CFPB and Dept. of Education enter into new MOU on handling complaints; Director Kraninger tells lawmakers negotiations are underway for second MOU on supervision

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Last Monday, the CFPB announced that it had entered into a new Memorandum of Understanding with the Department of Education to replace the MOU that was terminated by the ED effective October 1, 2017.  The new MOU, which is effective as of January 31, 2020, is limited to the handling of student loan complaints.  The announcement was followed by Director Kraninger’s appearance before the House Financial Services Committee last Thursday.  At the hearing, Director Kraninger told lawmakers that the agencies were negotiating a second MOU to address supervision.

The new MOU allocates the handling of student loan borrower complaints between the CFPB and ED as follows:

  • A borrower attempting to submit a complaint to the Bureau via its website about the origination of a federal student loan will be directed by the Bureau to contact the ED and the Bureau will provide the ED with complaints of this type submitted through the Bureau’s website or another channel.
  • A borrower attempting to submit a complaint to the ED via its website that is related to a private student loan will be directed by the ED to contact the Bureau and the ED will provide the Bureau with complaints of this type submitted through the ED’s website or another channel.
  • The Bureau will accept and process complaints related to private student loans and the servicing of federal student loans, including providing the complaints to servicers and providers servicers’ responses to borrowers.  The ED will have “near real-time access” to complaints about federal student loans through the use of functionality currently being developed by the Bureau “to share complaint analytical tools via its secure Government Portal.”  This functionality “aims to provide government users with search functionality similar to that used by Bureau staff to enhance data sharing and coordination efforts.”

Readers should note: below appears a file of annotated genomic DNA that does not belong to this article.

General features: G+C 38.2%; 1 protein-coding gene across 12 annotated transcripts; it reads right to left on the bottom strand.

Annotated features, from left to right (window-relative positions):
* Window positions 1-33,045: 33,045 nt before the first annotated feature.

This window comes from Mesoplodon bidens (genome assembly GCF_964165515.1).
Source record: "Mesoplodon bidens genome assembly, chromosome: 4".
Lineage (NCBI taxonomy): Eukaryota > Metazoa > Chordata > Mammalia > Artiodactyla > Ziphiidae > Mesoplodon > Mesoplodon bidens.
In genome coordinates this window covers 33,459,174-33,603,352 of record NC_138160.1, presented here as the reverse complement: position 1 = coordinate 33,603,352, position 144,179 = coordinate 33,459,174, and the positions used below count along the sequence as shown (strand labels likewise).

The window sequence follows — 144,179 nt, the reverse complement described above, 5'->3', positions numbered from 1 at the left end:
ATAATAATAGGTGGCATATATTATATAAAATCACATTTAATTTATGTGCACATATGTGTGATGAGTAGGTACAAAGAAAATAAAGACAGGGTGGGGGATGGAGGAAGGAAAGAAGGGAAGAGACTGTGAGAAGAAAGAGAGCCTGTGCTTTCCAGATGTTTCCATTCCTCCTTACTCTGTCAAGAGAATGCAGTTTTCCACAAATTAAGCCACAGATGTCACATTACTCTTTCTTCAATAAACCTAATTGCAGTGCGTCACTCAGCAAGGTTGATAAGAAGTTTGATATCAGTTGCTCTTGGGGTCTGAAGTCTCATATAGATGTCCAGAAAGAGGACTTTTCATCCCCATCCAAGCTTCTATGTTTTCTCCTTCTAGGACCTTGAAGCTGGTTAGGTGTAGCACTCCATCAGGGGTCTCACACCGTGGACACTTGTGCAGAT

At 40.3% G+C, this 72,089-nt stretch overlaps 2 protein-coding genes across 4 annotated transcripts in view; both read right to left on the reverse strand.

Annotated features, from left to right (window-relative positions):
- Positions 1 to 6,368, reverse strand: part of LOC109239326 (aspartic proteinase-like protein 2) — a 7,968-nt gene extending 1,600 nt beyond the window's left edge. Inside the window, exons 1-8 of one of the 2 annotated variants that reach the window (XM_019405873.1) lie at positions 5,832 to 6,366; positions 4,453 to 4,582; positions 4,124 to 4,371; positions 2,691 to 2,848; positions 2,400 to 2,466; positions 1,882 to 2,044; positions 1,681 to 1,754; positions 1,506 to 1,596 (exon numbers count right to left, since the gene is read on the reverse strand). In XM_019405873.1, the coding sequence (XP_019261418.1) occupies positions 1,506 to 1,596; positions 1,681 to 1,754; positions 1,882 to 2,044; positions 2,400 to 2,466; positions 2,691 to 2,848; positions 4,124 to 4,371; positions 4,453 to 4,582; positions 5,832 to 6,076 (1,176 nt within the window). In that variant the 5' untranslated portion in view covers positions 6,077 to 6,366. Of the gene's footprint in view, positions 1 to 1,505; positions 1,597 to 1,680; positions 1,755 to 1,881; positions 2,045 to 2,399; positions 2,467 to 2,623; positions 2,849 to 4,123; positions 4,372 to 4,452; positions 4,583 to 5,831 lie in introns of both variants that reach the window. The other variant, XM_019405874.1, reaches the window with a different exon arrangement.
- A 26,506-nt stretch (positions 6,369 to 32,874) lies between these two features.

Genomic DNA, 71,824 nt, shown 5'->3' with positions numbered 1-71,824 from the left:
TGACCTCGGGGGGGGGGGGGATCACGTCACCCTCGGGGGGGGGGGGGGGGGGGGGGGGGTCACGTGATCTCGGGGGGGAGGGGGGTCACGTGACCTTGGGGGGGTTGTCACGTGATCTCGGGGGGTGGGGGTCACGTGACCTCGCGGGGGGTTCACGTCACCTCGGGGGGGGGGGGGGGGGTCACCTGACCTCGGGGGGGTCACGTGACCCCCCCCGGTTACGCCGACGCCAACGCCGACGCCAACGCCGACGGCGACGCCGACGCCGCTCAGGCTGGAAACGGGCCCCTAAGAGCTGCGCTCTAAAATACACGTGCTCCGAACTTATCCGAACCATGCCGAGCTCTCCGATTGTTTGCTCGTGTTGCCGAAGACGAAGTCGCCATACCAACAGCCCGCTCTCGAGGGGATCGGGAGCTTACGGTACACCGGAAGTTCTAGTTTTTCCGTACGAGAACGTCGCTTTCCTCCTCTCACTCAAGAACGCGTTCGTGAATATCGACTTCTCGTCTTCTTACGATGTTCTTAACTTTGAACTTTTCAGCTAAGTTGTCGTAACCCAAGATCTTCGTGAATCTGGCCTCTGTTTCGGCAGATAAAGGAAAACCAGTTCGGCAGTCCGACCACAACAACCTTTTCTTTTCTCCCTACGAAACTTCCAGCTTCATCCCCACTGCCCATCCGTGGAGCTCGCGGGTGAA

• If either the Bureau or the ED receives a complaint about federal and private student loans, the agency that receives the complaint will share it with the other agency and the Bureau and the ED will work to determine an efficient process to discuss and track such complaints and collaborate when possible to attempt to resolve the complaint.
  • For complaints regarding the servicing of federal student loans with “program issues,” the ED is responsible for resolving the program issues, attempting to resolve such complaints, and as appropriate, will discuss such issues with the Bureau “regarding the impact, if any, on Federal consumer financial law.”
  • For complaints regarding the servicing of federal student loans with “Federal consumer financial law issues,” the ED will collaborate with the Bureau and the Bureau is responsible for providing the ED with “expertise, analysis, and recommendations regarding resolution consistent with Federal consumer financial laws.”  The ED is responsible for attempting to resolve such complaints informally with the Bureau’s input.
  • For complaints regarding private student loans with “Federal consumer financial law issues,” the Bureau is responsible for attempting to resolve such complaints informally, and as appropriate, will discuss issues with the ED “regarding products offered by, or on the premises of, Institutions of Higher Education or other issues that may impact Federal programs overseen by ED.”

The MOU provides that the agencies will meet at least quarterly “to discuss observations about the nature of complaints received, characteristics of borrowers, and available information about resolution of complaints, as well as analysis and recommendations.”

At the House hearing, Director Kraninger came under fire from Democratic Committee members regarding the CFPB’s supervision of federal student loan servicers.  Since December 2017, based on ED guidance, servicers of certain federal student loans have declined to produce information requested by the Bureau’s examiners.  (Last month, Democratic Senators Sherrod Brown and Robert Mendez, both members of the Senate Banking Committee, sent a letter to Director Kraninger criticizing the Bureau’s failure to resume examinations of federal student loan servicers.)  As reported by American Banker, Director Kraninger told lawmakers at the House hearing that the CFPB and ED are working on a joint examination plan for federal student loan servicers under which the CFPB would examine for compliance with federal consumer financial laws and the ED would examine for contractual compliance.  She also indicated that the agencies were negotiating a second MOU that would detail the new supervision process and indicated that she expected that MOU to be in place by year-end.

DISCLAIMER: Because of the generality of this update, the information provided herein may not be applicable in all situations and should not be acted upon without specific legal advice based on particular situations.

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